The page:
Here's how much time the average Brit loses a year commuting to and from work

Rebecca Smith
Some opt for unusual modes of transport to escape the daily squash on the Tube
Some opt for unusual modes of transport to escape the daily squash on the Tube (Source: Getty)

Long commutes are costing two-thirds of workers as many as 16 days out of their year.

New research from CV-Library has found that two-thirds of the nation's workers lose up to 16 days a year commuting to and from work, while over a third (38.6 per cent) commute for up to two hours a day.

Read more: Here's how much a long commute impacts on your productivity and health

Its survey of 1,200 workers found that despite this, 63 per cent said they enjoyed their commute, though two-thirds would be willing to relocate to make their journey to and from work shorter. Similarly, it seemed many had reached the top end of how far they'd be willing to commute, as more than half said they would turn down a job that required a longer commute.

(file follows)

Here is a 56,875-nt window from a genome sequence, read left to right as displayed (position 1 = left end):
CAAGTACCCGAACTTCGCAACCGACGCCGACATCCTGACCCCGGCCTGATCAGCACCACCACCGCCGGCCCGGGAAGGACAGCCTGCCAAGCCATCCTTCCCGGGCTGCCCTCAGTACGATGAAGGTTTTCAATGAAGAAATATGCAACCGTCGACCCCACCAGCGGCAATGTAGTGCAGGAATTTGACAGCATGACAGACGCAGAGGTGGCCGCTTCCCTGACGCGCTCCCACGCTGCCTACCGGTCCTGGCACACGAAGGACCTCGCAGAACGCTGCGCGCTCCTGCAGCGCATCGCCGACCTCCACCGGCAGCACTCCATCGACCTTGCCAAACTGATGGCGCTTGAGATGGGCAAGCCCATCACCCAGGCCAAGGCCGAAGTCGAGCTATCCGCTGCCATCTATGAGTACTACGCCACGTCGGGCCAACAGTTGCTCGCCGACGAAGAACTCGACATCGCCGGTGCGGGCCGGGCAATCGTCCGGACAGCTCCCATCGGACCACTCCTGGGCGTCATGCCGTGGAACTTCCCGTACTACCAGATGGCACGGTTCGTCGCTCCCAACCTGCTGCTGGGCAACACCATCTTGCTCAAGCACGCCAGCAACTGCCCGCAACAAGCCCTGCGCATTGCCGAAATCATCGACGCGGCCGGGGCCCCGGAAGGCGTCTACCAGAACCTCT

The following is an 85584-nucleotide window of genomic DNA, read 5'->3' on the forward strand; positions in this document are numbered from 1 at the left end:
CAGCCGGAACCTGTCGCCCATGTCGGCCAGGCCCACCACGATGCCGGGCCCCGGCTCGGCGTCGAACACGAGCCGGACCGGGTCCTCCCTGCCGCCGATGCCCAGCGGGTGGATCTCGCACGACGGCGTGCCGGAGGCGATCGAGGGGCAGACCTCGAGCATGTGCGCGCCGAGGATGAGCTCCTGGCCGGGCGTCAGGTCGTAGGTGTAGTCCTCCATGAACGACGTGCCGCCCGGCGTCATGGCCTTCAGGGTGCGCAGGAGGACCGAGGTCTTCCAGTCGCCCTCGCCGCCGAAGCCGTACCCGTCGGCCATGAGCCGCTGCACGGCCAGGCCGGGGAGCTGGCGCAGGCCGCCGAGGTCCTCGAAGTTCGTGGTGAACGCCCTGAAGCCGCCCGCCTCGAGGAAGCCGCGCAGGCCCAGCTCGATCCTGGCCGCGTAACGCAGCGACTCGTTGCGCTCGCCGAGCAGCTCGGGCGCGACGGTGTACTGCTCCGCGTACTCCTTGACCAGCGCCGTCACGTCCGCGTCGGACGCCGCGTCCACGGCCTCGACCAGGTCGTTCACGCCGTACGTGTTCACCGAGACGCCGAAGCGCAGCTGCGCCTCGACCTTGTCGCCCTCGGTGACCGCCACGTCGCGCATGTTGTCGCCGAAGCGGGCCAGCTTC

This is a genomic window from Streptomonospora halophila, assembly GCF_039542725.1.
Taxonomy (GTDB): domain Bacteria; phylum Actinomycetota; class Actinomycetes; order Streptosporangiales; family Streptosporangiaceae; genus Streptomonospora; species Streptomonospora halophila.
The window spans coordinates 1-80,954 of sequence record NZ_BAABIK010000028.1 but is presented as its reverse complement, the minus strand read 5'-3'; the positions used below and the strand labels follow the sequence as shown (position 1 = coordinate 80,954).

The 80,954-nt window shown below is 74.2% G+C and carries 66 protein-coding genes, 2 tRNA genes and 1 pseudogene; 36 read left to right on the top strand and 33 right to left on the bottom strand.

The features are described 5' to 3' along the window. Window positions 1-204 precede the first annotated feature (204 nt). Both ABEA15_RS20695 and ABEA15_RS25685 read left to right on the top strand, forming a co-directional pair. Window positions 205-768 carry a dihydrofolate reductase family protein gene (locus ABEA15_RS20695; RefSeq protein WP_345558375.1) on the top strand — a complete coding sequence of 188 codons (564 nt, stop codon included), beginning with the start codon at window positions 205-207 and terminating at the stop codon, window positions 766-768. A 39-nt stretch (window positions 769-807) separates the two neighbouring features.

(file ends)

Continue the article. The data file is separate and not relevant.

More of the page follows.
Nearly half wanted to use the time it takes to get to work more wisely, with a third currently listening to music, 11 per cent reading and just over five per cent working.

Lee Biggins, founder and managing director of CV-Library, said: “Unfortunately, commuting is often part of the job, especially for those living in bigger cities where inner-city housing can be expensive or in short supply. That said it’s alarming to learn that many professionals could be losing days, even weeks, each year to their commute, but at least some do appear to be enjoying it!"

Earlier this month, a study of more than 34,000 workers across all industries examined the impact of commuting on employee health and productivity.

It found those who commuted to work in under half an hour gain an additional seven days' worth of productive time each year as opposed to those with commutes of an hour or more.

And longer commutes appeared to have a negative impact on mental wellbeing too, with longer-commuting workers 33 per cent more likely to suffer from depression, 37 per cent more likely to have financial worries and 12 per cent more likely to report multiple aspects of work-related stress.

Read more: Surprise, surprise: London has the world's most expensive monthly commute

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